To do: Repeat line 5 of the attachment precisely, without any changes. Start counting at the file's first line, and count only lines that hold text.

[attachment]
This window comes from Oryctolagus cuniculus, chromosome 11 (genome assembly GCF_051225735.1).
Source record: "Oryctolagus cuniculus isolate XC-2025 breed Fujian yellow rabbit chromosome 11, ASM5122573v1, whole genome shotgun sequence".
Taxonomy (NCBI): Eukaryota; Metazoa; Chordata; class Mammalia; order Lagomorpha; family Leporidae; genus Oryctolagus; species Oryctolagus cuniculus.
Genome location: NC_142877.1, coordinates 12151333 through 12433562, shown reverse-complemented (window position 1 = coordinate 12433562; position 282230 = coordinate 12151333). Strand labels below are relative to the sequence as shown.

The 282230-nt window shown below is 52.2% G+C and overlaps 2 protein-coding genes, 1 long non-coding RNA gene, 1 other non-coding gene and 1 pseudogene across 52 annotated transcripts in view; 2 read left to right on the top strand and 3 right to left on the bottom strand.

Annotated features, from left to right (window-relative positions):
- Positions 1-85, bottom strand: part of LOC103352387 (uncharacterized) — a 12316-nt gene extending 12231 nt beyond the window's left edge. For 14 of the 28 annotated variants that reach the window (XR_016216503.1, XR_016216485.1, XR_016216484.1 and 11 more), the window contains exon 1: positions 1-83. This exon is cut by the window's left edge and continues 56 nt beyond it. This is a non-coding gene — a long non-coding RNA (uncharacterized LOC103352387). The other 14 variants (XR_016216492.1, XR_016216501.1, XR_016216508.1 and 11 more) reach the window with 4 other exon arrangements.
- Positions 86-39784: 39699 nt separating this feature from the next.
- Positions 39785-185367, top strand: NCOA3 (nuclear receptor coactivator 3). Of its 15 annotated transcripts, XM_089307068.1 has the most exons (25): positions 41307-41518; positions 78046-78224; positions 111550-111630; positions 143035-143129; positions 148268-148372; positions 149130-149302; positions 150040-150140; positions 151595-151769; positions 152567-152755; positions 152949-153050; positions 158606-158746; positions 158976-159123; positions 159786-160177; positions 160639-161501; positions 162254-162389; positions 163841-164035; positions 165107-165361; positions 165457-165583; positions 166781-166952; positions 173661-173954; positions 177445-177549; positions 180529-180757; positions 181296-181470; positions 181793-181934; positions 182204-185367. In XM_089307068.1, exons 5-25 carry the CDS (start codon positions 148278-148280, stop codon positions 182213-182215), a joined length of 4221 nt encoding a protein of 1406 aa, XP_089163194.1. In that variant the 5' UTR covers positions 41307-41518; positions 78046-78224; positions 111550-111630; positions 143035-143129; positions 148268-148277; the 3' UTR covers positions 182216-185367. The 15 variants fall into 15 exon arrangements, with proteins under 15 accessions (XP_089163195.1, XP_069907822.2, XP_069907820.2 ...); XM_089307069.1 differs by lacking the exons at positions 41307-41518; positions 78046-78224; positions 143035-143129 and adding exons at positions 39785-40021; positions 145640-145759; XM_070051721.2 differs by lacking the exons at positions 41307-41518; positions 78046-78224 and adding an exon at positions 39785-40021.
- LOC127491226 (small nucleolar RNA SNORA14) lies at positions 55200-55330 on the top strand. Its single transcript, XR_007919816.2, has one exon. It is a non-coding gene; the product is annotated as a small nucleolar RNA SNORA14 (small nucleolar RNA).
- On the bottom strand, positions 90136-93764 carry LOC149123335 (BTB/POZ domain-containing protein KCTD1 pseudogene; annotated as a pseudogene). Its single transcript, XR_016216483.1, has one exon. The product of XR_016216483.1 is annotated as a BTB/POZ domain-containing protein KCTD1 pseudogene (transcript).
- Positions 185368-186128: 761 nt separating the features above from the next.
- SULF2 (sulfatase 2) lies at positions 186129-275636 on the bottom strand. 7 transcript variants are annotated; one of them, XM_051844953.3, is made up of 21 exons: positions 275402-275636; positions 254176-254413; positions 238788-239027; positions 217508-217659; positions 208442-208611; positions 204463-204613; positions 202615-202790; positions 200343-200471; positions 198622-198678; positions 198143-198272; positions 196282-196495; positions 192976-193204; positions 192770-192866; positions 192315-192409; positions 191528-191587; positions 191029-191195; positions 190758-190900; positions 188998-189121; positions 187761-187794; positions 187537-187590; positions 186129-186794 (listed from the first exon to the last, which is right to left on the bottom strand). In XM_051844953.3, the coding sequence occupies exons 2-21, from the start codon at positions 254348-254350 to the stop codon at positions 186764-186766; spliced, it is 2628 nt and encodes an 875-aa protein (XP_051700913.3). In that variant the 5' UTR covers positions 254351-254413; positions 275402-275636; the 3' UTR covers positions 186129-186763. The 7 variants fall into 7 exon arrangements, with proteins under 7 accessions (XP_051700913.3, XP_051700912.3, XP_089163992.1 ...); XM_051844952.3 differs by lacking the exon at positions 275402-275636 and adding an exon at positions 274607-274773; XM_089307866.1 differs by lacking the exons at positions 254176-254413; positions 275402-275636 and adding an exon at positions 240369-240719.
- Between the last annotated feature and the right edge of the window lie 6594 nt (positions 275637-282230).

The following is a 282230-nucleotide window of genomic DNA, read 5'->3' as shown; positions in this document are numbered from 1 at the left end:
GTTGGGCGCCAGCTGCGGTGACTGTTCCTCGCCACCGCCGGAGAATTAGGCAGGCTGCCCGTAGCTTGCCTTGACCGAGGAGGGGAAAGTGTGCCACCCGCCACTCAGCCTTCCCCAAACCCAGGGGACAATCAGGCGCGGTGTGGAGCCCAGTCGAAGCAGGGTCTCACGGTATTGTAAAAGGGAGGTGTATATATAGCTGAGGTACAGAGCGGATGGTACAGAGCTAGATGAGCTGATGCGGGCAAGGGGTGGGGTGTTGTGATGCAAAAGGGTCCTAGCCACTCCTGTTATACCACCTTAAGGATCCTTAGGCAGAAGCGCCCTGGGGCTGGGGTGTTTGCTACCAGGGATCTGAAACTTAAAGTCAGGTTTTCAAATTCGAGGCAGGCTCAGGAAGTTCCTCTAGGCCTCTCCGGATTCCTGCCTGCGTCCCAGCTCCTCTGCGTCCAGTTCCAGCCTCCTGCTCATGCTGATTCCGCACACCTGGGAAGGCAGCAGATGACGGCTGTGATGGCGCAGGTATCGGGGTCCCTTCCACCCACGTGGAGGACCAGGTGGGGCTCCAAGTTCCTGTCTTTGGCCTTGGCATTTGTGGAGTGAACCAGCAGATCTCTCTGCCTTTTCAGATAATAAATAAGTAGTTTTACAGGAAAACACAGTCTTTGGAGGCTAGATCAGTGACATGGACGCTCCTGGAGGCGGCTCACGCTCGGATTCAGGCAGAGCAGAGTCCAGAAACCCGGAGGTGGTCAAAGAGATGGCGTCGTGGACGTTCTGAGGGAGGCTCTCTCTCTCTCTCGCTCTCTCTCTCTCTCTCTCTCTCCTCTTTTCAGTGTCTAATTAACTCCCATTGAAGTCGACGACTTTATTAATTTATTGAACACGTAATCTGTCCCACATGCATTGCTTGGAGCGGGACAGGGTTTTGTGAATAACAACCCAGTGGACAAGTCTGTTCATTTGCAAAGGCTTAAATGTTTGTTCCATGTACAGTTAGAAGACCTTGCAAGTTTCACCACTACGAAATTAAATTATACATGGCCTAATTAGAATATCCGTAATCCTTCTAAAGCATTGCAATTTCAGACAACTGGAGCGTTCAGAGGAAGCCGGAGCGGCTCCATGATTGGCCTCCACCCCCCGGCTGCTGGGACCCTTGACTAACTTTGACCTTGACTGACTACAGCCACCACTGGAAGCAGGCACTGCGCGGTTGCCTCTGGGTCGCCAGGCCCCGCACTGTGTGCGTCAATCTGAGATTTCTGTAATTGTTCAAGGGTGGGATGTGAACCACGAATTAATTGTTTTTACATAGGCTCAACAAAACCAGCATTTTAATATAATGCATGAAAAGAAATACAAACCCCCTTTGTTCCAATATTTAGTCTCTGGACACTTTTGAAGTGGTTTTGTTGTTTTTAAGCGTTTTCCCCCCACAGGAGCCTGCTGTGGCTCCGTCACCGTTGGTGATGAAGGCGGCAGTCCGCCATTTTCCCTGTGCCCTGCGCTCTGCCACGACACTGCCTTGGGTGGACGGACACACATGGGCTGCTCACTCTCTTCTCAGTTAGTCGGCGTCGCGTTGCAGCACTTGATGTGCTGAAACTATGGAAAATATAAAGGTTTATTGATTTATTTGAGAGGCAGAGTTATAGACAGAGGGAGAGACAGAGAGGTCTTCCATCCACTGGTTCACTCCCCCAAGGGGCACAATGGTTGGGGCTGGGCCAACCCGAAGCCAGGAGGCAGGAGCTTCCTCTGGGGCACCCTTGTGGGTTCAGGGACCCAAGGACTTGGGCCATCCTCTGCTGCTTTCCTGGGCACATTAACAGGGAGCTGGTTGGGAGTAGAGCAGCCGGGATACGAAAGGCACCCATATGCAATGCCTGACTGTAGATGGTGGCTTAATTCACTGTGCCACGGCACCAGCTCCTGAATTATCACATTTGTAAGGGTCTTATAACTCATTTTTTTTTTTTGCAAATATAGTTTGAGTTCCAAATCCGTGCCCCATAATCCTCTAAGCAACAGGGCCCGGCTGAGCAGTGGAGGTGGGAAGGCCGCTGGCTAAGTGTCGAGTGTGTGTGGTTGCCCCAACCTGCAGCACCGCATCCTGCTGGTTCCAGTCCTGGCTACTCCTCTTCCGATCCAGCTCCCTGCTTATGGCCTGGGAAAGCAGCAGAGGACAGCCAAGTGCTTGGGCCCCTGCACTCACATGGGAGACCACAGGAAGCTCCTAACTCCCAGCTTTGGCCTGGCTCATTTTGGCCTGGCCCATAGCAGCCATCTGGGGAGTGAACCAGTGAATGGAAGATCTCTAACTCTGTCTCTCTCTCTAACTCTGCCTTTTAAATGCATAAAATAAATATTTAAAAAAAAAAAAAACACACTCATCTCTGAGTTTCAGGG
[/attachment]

The 282230-nt window shown below is 52.2% G+C and overlaps 2 protein-coding genes, 1 long non-coding RNA gene, 1 other non-coding gene and 1 pseudogene across 52 annotated transcripts in view; 2 read left to right on the top strand and 3 right to left on the bottom strand.